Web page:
The Cross Talk of NO and PLD-Mediated PA Accumulation in Rice Seedlings under Cadmium Stress

It has been previously shown that PLDa was activated in the ABA response and that phosphatidylcholine (PC) was hydrolyzed to PA in leaf protoplasts labeled with fluorescent PC (Zhang et al., 2004). Our above results showed that Cd and Cd and SNAP treatments increased PLD activity (Figures 5D,E). To further characterize the PA change in response to Cd or Cd and SNAP, we used electrospray ionization–tandem mass spectrometry (ESI-MS/MS) to analyze PA species in rice leaves. Cd induced a gradual increase in total PA, with a maximum increase occurring at 12 h after Cd treatment (Figure 6A). The addition of Cd and SNAP could further enhance total PA content but the effect could be suppressed by Cd+SNAP+cPTIO treatment (Figure 6B). Further analysis of PA molecular species revealed the distinguishable changes after Cd or Cd and SNAP treatment. The major molecular species of PA responsive to Cd treatment in rice seedlings were 34:2 (16:0-18:2), 34:3 (16:0-18:3), 36:4(18:2-18:2), 36:5 (18:2-18:3), and 36:6 (18:3-18:3; Figure 6C). The level of these PAs gradually increased after Cd treatment and reached the highest level after 12 h of treatment and decreased at 24 h after treatment (Figure 6C). Similarly, Cd and SNAP treatment could enhance, while Cd+SNAP+cPTIO treatment could suppress the Cd-induced increase of these PAs (Figure 6D). These results show that Cd and Cd and NO could induce 34:2, 34:3, 36:4, 36:5, and 36:6 PA accumulation through increased PLD activity.

FIGURE 6
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Figure 6. Effects of cadmium, SNAP, and different chemicals on PA accumulation. Third-leaf-stage rice seedlings were treated with 10 μM cadmium or other chemicals as above. The time course of total PA content with (closed circle) or without Cd stress (open circle) were measured (A), and the effect of different chemicals on total PA content (B). The different PA molecular species content was measured at the indicated times (C) and different PA molecular species content (D) were also measured after 12 h of treatment. The asterisk in (C,D) indicates that the mean value is significantly different from that of the control without any treatment (P < 0.05). Values reflect means ± SEs of six independent experiments (n = 10/experiment).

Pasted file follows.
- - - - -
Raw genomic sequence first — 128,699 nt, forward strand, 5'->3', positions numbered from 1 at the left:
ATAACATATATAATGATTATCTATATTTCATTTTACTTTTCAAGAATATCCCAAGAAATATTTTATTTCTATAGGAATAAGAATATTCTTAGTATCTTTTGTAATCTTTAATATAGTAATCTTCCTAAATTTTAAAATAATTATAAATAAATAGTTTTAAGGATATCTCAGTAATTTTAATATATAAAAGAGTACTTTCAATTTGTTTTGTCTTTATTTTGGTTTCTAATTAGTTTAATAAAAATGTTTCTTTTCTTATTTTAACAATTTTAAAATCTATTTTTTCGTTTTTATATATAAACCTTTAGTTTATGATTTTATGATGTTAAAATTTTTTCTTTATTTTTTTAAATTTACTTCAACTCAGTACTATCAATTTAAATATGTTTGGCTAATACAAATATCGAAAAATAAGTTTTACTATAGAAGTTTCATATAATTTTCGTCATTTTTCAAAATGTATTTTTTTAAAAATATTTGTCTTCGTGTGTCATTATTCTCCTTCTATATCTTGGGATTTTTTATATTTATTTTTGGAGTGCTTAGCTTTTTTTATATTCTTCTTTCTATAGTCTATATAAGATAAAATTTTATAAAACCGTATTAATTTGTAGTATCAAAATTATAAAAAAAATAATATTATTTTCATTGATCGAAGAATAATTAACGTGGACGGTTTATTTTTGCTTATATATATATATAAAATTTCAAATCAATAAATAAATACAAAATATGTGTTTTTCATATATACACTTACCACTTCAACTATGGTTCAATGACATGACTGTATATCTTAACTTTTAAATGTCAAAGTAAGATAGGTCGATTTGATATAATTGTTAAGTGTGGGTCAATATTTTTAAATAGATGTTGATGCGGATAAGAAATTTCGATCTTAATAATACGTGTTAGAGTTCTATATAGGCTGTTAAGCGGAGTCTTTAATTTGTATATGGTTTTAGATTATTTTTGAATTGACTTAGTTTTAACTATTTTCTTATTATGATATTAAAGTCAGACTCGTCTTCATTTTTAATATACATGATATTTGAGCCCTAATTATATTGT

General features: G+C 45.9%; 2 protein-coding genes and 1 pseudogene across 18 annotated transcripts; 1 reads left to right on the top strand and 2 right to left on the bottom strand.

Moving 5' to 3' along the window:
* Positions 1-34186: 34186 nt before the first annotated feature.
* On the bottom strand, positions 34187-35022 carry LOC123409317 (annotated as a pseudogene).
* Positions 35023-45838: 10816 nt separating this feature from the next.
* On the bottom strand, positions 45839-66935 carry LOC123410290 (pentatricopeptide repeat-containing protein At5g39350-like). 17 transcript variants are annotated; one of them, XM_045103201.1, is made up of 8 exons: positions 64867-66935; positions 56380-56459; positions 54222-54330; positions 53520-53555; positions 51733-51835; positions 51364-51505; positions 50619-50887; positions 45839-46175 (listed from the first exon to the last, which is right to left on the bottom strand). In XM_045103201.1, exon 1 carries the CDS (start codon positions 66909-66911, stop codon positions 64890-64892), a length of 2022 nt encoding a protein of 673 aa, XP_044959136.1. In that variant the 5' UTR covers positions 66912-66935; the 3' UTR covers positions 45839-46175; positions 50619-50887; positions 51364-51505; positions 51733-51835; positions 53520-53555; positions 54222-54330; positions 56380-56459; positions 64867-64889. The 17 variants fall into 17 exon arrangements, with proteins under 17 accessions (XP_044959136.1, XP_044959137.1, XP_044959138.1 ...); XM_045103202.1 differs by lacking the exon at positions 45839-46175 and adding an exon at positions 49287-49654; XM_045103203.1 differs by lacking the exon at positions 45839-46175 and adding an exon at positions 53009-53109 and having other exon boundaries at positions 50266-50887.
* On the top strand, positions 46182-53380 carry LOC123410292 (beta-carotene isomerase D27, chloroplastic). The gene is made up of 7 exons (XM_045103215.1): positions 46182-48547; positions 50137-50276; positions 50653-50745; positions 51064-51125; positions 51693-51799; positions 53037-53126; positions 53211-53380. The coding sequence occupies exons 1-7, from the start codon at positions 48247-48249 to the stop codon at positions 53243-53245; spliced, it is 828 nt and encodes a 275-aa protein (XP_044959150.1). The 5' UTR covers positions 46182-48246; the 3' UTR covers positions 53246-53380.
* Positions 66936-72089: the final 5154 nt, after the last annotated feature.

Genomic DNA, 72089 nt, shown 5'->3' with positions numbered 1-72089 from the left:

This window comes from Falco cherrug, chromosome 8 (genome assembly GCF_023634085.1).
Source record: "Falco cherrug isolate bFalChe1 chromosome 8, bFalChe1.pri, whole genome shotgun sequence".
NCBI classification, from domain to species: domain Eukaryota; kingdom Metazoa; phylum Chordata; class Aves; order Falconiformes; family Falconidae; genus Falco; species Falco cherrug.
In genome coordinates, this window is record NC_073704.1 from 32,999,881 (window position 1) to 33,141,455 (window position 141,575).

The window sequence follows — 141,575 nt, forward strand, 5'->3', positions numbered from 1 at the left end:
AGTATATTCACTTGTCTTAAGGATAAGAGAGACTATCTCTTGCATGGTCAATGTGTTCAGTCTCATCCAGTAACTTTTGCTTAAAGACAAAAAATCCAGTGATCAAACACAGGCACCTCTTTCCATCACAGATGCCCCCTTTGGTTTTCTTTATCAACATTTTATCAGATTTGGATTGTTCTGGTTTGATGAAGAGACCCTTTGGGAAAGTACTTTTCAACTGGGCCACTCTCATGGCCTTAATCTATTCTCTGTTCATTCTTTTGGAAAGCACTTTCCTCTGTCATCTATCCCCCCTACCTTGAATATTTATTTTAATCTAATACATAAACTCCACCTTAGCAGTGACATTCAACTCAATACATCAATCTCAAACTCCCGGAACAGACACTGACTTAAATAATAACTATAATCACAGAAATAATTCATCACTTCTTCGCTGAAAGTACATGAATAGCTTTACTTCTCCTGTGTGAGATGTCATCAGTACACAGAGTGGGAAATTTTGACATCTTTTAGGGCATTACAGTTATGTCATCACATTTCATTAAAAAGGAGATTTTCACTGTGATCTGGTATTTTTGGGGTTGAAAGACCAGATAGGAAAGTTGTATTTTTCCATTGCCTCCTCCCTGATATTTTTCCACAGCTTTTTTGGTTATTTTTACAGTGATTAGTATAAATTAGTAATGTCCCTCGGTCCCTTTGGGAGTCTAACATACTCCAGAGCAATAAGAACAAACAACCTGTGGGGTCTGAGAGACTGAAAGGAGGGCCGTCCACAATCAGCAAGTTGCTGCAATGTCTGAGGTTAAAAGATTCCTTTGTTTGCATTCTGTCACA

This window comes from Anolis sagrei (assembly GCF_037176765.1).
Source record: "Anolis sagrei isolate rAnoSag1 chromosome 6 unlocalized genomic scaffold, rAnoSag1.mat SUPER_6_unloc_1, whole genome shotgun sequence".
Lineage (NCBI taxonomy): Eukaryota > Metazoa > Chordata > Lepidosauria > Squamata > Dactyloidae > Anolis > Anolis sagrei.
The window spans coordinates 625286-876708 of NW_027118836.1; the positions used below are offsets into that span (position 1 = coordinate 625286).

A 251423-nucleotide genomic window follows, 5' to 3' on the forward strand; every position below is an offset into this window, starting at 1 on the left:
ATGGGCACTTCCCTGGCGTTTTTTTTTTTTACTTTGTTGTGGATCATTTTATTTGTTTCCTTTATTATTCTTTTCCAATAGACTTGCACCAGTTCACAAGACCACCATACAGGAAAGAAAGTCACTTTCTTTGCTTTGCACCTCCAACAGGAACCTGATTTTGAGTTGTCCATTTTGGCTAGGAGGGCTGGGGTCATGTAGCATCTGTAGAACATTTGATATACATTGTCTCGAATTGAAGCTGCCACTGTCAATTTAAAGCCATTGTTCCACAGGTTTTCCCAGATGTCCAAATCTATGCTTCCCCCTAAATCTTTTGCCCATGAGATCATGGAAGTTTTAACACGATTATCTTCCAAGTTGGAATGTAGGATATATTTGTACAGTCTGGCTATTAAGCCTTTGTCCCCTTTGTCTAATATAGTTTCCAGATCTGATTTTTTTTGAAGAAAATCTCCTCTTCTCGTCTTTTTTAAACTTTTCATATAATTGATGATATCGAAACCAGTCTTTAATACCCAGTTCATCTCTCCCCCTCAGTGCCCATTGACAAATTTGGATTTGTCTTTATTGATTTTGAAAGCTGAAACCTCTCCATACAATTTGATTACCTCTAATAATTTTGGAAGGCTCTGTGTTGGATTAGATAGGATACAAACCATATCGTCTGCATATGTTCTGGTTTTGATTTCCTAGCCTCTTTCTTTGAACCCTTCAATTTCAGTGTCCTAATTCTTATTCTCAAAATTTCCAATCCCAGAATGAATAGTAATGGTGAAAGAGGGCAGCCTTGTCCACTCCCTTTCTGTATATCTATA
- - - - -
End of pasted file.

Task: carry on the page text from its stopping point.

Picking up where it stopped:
NO Reduces Cadmium-Induced H2O2 Generation and Increases Glutathione Accumulation

Heavy metal treatments can induce the production of large amounts of ROS, which damages cell viability (Shahid et al., 2014). NO treatment can reduce the damaging effects of ROS (Beligni and Lamattina, 2002). We then examined whether NO treatment could inhibit cadmium toxicity in rice seedlings by increasing antioxidant levels and reducing ROS damage. We measured H2O2 and glutathione levels in rice roots following cadmium or Cd and NO treatments. Cadmium exposure sharply increased H2O2 production (Figure 7A). The addition of Cd+SNAP reduced cadmium-induced H2O2 accumulation and sharply increased glutathione accumulation. This effect was abolished with Cd+SNAP+cPTIO pretreatment (Figure 7A). 1-Butanol (1-Bu) is the special inhibitor of PLD and suppressed PA production. We found that the addition of 1-Bu treatment increased the Cd-induced H2O2 accumulation and decreased glutathione accumulation. PA produced by PLD plays an essential role in many plant physiological process, such as stomatal closure, root growth, plant tolerance to salinity and water deficits, and nitrogen deficiency stress (Zhang et al., 2009). Here, we found that Cd and PA (mainly 16:0-18:2 PA) treatment also reduced Cd-induced H2O2 accumulation and enhanced glutathione accumulation. This suggests that NO and PA prevent Cd induced H2O2 accumulation and increase glutathione accumulation. The glutathione-ascorbate pathway is essential for scavenging ROS in plant cells (Foyer and Noctor, 2011). APX and GR are enzymes of the glutathione-ascorbate pathway. SOD also plays a role in reducing ROS over-accumulation. The addition of cadmium increased GR, SOD, and APX activities as compared to untreated plants (Figure 7B). We found that Cd and PA (16:0-18:2) and Cd and SNAP treatments further increased cadmium-induced activities of GR, SOD, and APX enzymes except for Cd and PA treatment for GR activity where the effect was not significant (Figure 7B). Additionally the Cd+SNAP+cPTIO and Cd and 1-Bu treatments reduced the cadmium-induced antioxidant enzyme activities (Figure 7B). Furthermore the enzyme levels were examined using antibodies to the APX, SOD, and GR enzymes (actin was used as a control; Figure 7C). As compared to the control plants, levels of APX, SOD, and GR increased with Cd, Cd+PA, and Cd+SNAP treatments. This increase in protein levels was abolished by the treatments Cd+SNAP+cPTIO and Cd and 1-Bu. Thus NO and PLD are required for the Cd-induced increase in these antioxidant enzymes.